Beware of apartment scams, say PoMo Police
Police are warning the public about an apartment rental scam that surfaced in Port Moody recently.
A PoMo woman was looking for an apartment in mid-April when she found a posting on Craigslist for a unit in the Klahanie area that appeared "too good to be true."
When she contacted the landlord she received an email stating, "Due to the high fraud and fake apartments posted I am very cautious and will not give you this information over email. The flat is full furnished, everything is new inside, so please understand me! You know that the apartment is not inhabited."
Sensing something wasn't quite right, the woman searched online for the reply and discovered several warnings that the email and its sender were involved in internet fraud and scams. Port Moody Police say she assisted in having the posting removed from Craigslist, likely preventing others from falling prey to the scam.
It's not a new scam, nor is it unique to Port Moody, according to police.
The way it works is when a person searching free classified websites, such as Craigslist, pursue an ad for a "great deal" on an apartment. Over email, the fraudster conveys a sense of urgency in renting out the apartment because of a sudden job move or emergency that has them out of the country — and unable to meet with the potential tenant.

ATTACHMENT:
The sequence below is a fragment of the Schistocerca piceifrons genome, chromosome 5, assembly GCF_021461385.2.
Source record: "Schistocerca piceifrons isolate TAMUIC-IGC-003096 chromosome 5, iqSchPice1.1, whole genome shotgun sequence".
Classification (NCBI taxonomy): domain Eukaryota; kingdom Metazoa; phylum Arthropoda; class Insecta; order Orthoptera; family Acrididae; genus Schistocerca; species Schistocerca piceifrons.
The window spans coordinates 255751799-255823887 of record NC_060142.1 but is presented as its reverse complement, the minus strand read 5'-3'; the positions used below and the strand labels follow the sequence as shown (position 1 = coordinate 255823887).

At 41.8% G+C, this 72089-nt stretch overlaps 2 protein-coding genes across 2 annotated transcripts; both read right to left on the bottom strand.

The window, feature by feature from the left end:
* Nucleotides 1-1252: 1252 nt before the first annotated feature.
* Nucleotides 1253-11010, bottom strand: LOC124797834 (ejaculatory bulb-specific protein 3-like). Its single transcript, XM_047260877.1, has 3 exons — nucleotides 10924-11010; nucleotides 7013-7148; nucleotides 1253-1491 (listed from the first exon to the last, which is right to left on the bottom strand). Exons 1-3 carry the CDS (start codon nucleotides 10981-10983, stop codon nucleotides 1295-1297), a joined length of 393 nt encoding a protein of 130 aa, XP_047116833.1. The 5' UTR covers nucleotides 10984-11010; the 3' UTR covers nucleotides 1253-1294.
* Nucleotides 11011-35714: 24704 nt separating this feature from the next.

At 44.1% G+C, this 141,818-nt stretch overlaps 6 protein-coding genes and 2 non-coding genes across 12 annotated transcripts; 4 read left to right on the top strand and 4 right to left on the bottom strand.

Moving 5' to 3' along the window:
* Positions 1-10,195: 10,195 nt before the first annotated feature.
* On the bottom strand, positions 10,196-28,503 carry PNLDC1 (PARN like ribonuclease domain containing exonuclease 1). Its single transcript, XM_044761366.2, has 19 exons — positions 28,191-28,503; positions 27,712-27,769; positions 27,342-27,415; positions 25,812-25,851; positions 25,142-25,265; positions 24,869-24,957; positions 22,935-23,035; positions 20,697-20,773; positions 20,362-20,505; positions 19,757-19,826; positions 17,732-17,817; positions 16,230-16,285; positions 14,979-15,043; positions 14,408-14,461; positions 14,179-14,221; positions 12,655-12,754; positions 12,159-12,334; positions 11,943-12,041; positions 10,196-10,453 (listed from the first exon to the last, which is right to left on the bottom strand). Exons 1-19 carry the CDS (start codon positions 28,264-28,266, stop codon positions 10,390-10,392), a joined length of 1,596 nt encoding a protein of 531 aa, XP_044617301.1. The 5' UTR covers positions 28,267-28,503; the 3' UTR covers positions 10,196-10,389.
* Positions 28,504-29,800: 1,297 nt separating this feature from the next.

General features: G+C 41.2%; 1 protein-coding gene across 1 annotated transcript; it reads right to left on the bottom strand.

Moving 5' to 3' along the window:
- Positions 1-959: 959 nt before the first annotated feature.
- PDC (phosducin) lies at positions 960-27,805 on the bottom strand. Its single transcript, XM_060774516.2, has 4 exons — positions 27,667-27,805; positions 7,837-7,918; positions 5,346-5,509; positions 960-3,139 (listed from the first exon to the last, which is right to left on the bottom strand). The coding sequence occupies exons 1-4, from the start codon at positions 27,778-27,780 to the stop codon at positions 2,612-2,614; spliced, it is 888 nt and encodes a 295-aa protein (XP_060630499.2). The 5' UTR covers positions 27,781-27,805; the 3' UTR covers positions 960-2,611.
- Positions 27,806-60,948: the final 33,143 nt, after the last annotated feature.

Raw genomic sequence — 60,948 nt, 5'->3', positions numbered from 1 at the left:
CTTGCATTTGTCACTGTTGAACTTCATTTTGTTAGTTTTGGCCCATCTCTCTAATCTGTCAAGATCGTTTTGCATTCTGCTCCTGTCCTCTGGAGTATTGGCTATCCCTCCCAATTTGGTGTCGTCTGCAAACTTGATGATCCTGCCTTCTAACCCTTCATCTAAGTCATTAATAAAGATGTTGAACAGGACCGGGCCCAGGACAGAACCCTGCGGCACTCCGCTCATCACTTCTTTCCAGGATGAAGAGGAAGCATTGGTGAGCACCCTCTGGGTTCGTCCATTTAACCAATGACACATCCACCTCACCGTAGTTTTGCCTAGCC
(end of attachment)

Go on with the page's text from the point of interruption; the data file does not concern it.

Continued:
The scammer attempts to build a sense of trust by referencing God or claiming to be a doctor or reverend, and then requests your personal information and a wired security deposit in exchange for the keys.
Once the money is wired the victim never receives the keys.
The PMPD offered the following tips to apartment hunters when searching online:
• Does the email start with Sir/Madam?
• Are there spelling and grammar mistakes?
• Is there information in the email that is irrelevant to the transaction at hand?
• Does the email reference God, the UK, doctor, Nigeria or Reverend?
• Is the email from a free provider such as Yahoo, Gmail or hotmail?
The police also suggested Googling any email addresses, phone numbers or email text to see if they are flagged as a scam or fraud.
Visit www.antifraudcentre.ca for more information.